Authority: Title VI; EEOA; G.L. c. 76, § 5; 603 CMR 26.06(2)





Rating: Implemented

District Response Required:

No








CRITERION

NUMBER

     




Legal Standard


ELE 13

Follow-up Support

The district actively monitors students who have exited an ELL education program for two years and provides language support services to those students, if needed.




Authority: Title VI; EEOA; NCLB; Title III





Rating: Implemented

District Response Required:

No



CRITERION

NUMBER

ENGLISH LEARNER EDUCATION


VI. FACULTY, STAFF AND ADMINISTRATION



Legal Standard


ELE 14

Licensure Requirements

The SY 12-13 through SY 15-16 will be transition years in districts with respect to ELE 14 because, among other things, cohorts of incumbent core academic teachers of ELLs will be participating in training to earn an SEI Teacher Endorsement. The same is true of building administrators who must earn an SEI Administrator Endorsement. From SY 12-13 to SY 15-16, the Department will gather data and documentation concerning criterion 2 c) of revised ELE 14, and professional development documentation required by revised ELE 14 and 15, through a process different from the CPR process. (It should be noted that ESL licensed teachers qualify for an SEI Teacher Endorsement and are not required to participate in the SEI cohort training.)



  1. Reserved.

  2. Licensure requirements for districts where ELLs are enrolled:

  1. Every district, including every Commonwealth charter school, has at least one teacher who has an English as a Second Language or Transitional Bilingual Education, or ELL license under G.L. c.71, § 38G and 603 CMR 7.04(3). (This requirement does not apply separately to Horace Mann charter schools.)

  2. Except at Commonwealth charter schools, every teacher or other educational staff member who teaches ELL students holds an appropriate license or current waiver issued by the Massachusetts Department of Elementary and Secondary Education.

  3. Every district, including every charter school, takes steps to ensure that each core academic teacher of one or more ELLs as defined in 603 CMR 7.02, participates in cohort training to obtain an SEI Teacher endorsement during the time designated for the educator’s cohort or otherwise obtains the endorsement through another pathway. Similarly, every district, including every charter school, takes steps to ensure that each principal/assistant principal and supervisor/director who supervises or evaluates such teachers participates in cohort training, or pursues another pathway to obtain an SEI Administrator endorsement during the time designated for the educator’s cohort. Department’s expectations include:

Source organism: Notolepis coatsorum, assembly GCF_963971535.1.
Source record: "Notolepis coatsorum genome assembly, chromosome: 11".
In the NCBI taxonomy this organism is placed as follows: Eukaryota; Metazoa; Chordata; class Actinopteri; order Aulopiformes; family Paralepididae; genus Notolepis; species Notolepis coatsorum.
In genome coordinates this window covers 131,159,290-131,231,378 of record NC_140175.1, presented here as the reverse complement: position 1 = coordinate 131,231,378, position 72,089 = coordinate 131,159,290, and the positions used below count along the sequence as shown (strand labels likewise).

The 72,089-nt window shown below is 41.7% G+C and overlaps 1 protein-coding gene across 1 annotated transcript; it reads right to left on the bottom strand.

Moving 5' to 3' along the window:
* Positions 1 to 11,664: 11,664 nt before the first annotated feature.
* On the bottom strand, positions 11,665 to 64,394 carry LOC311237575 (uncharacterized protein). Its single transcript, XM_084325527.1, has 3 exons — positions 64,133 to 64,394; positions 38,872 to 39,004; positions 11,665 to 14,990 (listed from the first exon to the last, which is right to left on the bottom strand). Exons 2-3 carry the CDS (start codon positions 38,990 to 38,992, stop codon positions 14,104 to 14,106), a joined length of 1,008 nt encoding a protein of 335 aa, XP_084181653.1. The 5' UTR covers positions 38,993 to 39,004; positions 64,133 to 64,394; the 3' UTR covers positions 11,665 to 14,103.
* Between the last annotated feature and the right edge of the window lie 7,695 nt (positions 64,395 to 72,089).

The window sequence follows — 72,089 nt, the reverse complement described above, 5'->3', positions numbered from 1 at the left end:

1. Collaborating with the Department to identify incumbent core academic teachers of ELLs and the administrators who supervise and evaluate such teachers;

  2. Collaborating with the Department to identify which of the incumbent core academic teachers or administrators have participated in two of more the following Category Trainings: category 1, 2 or 4.

  3. Providing a location for delivery of the SEI training and schedule for the delivery of the training sessions

  4. Informing educators of their obligation to attend trainings with their cohort group to earn the SEI endorsement.

3. Except at Commonwealth charter schools, any director of ELL programs who is employed in that role for one-half time or more has a Supervisor/Director license and an English as a Second Language, Transitional Bilingual Education or an ELL license.

4. If a district with 200 or more ELL students—including all charter schools with 200 or more ELL students—has a director of ELL programs, that director has an English as a Second Language, Transitional Bilingual Education, or an ELL license even if he or she is employed in that position for less than one-half time. (This requirement does not apply separately to Horace Mann charter schools.)

Authority: Title VI; EEOA; G.L. c. 71, § 38G, §89(qq); St. 2002, c. 218, §§ 24, 25, 30; 603 CMR 7.04(3), 7.09(3); 603 CMR 7.14 (1) and (2); 603 CMR 14.07.





Rating: Implemented

District Response Required:
No









CRITERION

NUMBER

     




Legal Standard


ELE 15
Professional Development Requirements



See comment in ELE 14.

Districts, including all charter schools, maintain documentation of their plans to make the SEI cohort training available to their core academic teachers of ELLs and the building administrators who supervise such teachers and to collaborate with the Department to facilitate the provision of the training and participation of district teachers and administrators in the training. .